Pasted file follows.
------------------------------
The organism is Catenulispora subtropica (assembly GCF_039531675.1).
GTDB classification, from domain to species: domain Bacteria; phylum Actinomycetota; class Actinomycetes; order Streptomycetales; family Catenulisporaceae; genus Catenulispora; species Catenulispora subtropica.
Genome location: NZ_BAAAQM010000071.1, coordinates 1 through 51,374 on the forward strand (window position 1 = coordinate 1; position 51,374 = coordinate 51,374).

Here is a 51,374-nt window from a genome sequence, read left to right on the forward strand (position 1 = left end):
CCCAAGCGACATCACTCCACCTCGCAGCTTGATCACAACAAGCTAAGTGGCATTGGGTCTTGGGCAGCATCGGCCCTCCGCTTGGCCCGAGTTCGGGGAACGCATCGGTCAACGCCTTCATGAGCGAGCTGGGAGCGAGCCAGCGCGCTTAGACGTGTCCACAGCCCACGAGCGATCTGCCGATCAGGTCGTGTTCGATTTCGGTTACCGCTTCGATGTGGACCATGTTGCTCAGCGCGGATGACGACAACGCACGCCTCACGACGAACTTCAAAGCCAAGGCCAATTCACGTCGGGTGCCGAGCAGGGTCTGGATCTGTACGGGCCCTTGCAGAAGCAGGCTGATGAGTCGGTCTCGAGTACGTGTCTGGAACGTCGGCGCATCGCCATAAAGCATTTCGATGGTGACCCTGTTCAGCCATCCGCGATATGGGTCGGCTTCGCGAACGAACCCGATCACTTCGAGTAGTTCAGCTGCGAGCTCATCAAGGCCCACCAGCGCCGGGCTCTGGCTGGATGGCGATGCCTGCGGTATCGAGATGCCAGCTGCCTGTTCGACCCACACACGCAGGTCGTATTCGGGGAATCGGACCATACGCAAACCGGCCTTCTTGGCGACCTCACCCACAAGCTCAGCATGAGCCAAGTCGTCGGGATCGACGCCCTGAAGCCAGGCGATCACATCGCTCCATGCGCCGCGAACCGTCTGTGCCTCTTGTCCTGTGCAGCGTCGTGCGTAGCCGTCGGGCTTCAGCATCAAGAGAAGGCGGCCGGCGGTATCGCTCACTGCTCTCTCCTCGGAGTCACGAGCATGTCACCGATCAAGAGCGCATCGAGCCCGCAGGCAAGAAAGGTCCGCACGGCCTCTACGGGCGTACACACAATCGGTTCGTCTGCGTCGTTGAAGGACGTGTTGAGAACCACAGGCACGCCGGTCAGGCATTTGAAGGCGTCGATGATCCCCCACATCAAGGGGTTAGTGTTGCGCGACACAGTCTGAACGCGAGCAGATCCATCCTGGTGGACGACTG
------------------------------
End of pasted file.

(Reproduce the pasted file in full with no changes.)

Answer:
The organism is Catenulispora subtropica (assembly GCF_039531675.1).
GTDB classification, from domain to species: domain Bacteria; phylum Actinomycetota; class Actinomycetes; order Streptomycetales; family Catenulisporaceae; genus Catenulispora; species Catenulispora subtropica.
Genome location: NZ_BAAAQM010000071.1, coordinates 1 through 51,374 on the forward strand (window position 1 = coordinate 1; position 51,374 = coordinate 51,374).

Here is a 51,374-nt window from a genome sequence, read left to right on the forward strand (position 1 = left end):
CCCAAGCGACATCACTCCACCTCGCAGCTTGATCACAACAAGCTAAGTGGCATTGGGTCTTGGGCAGCATCGGCCCTCCGCTTGGCCCGAGTTCGGGGAACGCATCGGTCAACGCCTTCATGAGCGAGCTGGGAGCGAGCCAGCGCGCTTAGACGTGTCCACAGCCCACGAGCGATCTGCCGATCAGGTCGTGTTCGATTTCGGTTACCGCTTCGATGTGGACCATGTTGCTCAGCGCGGATGACGACAACGCACGCCTCACGACGAACTTCAAAGCCAAGGCCAATTCACGTCGGGTGCCGAGCAGGGTCTGGATCTGTACGGGCCCTTGCAGAAGCAGGCTGATGAGTCGGTCTCGAGTACGTGTCTGGAACGTCGGCGCATCGCCATAAAGCATTTCGATGGTGACCCTGTTCAGCCATCCGCGATATGGGTCGGCTTCGCGAACGAACCCGATCACTTCGAGTAGTTCAGCTGCGAGCTCATCAAGGCCCACCAGCGCCGGGCTCTGGCTGGATGGCGATGCCTGCGGTATCGAGATGCCAGCTGCCTGTTCGACCCACACACGCAGGTCGTATTCGGGGAATCGGACCATACGCAAACCGGCCTTCTTGGCGACCTCACCCACAAGCTCAGCATGAGCCAAGTCGTCGGGATCGACGCCCTGAAGCCAGGCGATCACATCGCTCCATGCGCCGCGAACCGTCTGTGCCTCTTGTCCTGTGCAGCGTCGTGCGTAGCCGTCGGGCTTCAGCATCAAGAGAAGGCGGCCGGCGGTATCGCTCACTGCTCTCTCCTCGGAGTCACGAGCATGTCACCGATCAAGAGCGCATCGAGCCCGCAGGCAAGAAAGGTCCGCACGGCCTCTACGGGCGTACACACAATCGGTTCGTCTGCGTCGTTGAAGGACGTGTTGAGAACCACAGGCACGCCGGTCAGGCATTTGAAGGCGTCGATGATCCCCCACATCAAGGGGTTAGTGTTGCGCGACACAGTCTGAACGCGAGCAGATCCATCCTGGTGGACGACTG